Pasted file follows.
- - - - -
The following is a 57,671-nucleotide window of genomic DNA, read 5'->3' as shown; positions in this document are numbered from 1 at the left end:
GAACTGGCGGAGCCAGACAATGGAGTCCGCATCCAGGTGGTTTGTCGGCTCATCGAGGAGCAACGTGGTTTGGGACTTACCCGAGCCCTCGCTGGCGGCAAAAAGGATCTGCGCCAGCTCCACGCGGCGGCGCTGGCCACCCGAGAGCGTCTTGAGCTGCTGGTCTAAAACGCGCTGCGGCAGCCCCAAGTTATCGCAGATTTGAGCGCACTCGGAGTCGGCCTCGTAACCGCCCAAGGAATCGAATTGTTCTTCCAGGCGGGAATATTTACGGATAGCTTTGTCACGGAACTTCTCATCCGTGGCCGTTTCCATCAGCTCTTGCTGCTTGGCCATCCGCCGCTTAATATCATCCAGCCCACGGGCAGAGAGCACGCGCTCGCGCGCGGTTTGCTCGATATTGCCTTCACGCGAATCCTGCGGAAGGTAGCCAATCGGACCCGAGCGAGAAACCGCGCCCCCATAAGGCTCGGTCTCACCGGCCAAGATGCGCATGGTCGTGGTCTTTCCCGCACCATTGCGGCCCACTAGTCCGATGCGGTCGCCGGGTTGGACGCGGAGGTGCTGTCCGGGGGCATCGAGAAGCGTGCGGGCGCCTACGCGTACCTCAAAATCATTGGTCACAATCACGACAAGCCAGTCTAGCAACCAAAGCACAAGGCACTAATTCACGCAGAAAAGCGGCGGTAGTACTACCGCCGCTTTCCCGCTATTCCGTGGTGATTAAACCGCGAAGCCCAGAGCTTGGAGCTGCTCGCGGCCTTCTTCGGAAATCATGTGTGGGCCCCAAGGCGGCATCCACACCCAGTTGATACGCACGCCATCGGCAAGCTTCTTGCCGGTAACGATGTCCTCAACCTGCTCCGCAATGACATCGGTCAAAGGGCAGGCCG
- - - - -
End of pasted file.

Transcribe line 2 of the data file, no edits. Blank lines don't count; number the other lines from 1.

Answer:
GAACTGGCGGAGCCAGACAATGGAGTCCGCATCCAGGTGGTTTGTCGGCTCATCGAGGAGCAACGTGGTTTGGGACTTACCCGAGCCCTCGCTGGCGGCAAAAAGGATCTGCGCCAGCTCCACGCGGCGGCGCTGGCCACCCGAGAGCGTCTTGAGCTGCTGGTCTAAAACGCGCTGCGGCAGCCCCAAGTTATCGCAGATTTGAGCGCACTCGGAGTCGGCCTCGTAACCGCCCAAGGAATCGAATTGTTCTTCCAGGCGGGAATATTTACGGATAGCTTTGTCACGGAACTTCTCATCCGTGGCCGTTTCCATCAGCTCTTGCTGCTTGGCCATCCGCCGCTTAATATCATCCAGCCCACGGGCAGAGAGCACGCGCTCGCGCGCGGTTTGCTCGATATTGCCTTCACGCGAATCCTGCGGAAGGTAGCCAATCGGACCCGAGCGAGAAACCGCGCCCCCATAAGGCTCGGTCTCACCGGCCAAGATGCGCATGGTCGTGGTCTTTCCCGCACCATTGCGGCCCACTAGTCCGATGCGGTCGCCGGGTTGGACGCGGAGGTGCTGTCCGGGGGCATCGAGAAGCGTGCGGGCGCCTACGCGTACCTCAAAATCATTGGTCACAATCACGACAAGCCAGTCTAGCAACCAAAGCACAAGGCACTAATTCACGCAGAAAAGCGGCGGTAGTACTACCGCCGCTTTCCCGCTATTCCGTGGTGATTAAACCGCGAAGCCCAGAGCTTGGAGCTGCTCGCGGCCTTCTTCGGAAATCATGTGTGGGCCCCAAGGCGGCATCCACACCCAGTTGATACGCACGCCATCGGCAAGCTTCTTGCCGGTAACGATGTCCTCAACCTGCTCCGCAATGACATCGGTCAAAGGGCAGGCCG